So here's something funny: Gus Johnson has been a part of so many huge plays on Fox that in my head, he was calling the 2007 Fiesta Bowl, too. He was not.

The Naked Reverse. The quarterback pitches quickly to the left halfback who moves on to the right about two steps before handing the ball to the right halfback who runs wide to the left.

The End Around Play. The quarterback moves down the line to fake an outside handoff to the right halfback. Instead, he slips the ball forward to the end who has come off the line of scrimmage ahead of the right halfback. This necessitates quickly giving the ball to the end, faking the handoff, an continuing around as in a pitch-out.

The Flanker Offense

With the playbook possibilities exhausted, Faurot starts to talk about how variations of the Split T can be used to spread defenses out a bit.

When the modern "T" formation came into vogue in 1939 and 1940, almost every play was run with a man-in-motion. After a few years, the man-in-motion ceased to be a novelty. Now the desired result of spreading the offense may be obtained by using a "flanker." This back or end merely goes to either side from the huddle and lines up in his position five yards, or even ten yards, outside his own end. [...]

We use the flanker offense for a number of reasons. It will open a tight defense so that offensive plays can be run more easily. The flanker placed outside a defensive end will usually cause the end to play wide.

The wide flanker also causes the pass defense to open up over the middle, since the defensive safety will generally move or rotate toward the flanker.

Then Faurot types two words you don't necessarily expect to read in 1950:

Spread Formation

I had to do a double take.

The spread formation sets the right end approximately ten yards away from his tackle. The left half flanks to a position about 10 yards outside and one yard behind the offensive left end. The fullback and the right halfback are in normal position. This widens the defensive halfbacks more than does the single flanker and also uncovers more pass territory. [...]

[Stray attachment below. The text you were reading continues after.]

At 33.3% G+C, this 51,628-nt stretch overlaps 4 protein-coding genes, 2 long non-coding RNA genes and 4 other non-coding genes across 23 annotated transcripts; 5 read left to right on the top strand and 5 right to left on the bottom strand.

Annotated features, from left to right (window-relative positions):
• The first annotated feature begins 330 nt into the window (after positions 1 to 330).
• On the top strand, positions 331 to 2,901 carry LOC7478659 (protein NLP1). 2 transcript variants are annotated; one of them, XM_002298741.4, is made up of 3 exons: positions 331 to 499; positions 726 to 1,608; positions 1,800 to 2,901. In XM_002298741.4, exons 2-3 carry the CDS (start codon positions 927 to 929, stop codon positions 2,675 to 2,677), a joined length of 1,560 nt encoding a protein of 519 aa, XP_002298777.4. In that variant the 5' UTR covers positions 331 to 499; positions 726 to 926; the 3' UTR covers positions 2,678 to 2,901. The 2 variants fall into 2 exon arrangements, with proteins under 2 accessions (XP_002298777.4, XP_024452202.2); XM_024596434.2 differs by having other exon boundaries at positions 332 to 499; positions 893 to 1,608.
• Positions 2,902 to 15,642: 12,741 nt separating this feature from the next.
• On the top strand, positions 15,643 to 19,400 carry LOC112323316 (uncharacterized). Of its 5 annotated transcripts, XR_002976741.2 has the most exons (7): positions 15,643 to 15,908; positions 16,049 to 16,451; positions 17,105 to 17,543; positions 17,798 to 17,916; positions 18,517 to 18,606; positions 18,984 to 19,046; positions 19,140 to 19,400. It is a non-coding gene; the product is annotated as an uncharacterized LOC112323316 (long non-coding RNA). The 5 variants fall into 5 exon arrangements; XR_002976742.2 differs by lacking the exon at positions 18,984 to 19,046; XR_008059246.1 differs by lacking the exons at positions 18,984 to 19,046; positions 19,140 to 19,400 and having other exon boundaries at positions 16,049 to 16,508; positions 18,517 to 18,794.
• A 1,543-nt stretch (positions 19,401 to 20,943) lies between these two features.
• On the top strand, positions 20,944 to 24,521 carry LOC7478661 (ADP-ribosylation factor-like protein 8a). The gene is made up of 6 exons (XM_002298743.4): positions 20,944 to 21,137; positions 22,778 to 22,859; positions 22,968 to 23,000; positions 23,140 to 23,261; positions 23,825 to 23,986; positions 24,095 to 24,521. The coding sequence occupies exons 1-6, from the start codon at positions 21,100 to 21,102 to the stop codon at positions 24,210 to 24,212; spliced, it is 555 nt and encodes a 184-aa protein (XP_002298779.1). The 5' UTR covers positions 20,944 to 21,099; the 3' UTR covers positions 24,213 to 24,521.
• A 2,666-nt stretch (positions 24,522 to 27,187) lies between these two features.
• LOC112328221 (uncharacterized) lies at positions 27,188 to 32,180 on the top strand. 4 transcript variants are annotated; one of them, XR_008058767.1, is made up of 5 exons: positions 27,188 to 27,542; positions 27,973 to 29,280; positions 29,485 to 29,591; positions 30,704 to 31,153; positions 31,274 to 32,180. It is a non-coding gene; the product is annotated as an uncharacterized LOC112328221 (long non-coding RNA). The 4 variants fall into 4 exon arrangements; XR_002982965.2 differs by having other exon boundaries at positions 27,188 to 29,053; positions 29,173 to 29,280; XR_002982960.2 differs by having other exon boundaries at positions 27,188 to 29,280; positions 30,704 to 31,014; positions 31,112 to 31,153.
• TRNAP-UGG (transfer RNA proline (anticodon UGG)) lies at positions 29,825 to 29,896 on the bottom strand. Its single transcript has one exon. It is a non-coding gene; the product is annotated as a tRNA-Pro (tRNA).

Since two men on each side are eligible as receivers, these formations are excellent ones from which to pass. Only a limited number of plays can be run with standard blocking. ... If a defense spreads its linebackers to meet the spread formation it will be weaker down the middle.

Again, this book was written in 1950, not 2000. Here's your regular reminder that no ideas are new ideas.

Granted, the use of the word "spread" is relative. He's splitting two players wide of the line, not four or five. Still, his reasons for doing this are exactly the reasons why the coaches moved to more spread-out formations in recent decades -- to stretch the defense out, create stress points, and open up the middle of the field.

Over-use of spreads can interrupt the continuity and effectiveness of the basic plays, but the formation's passing possibilities cannot be ignored.

Okay, so it was still a few decades before someone said "Hey, let's take this gimmick and make it our entire offense," but still. Faurot was a thinker, and he understood the possibilities of both his offense and college football offense in general. That he was also loyal to Missouri kids and local recruiting almost certainly held him back in the 1950s, but there's simply no questioning his eventual impact on this sport.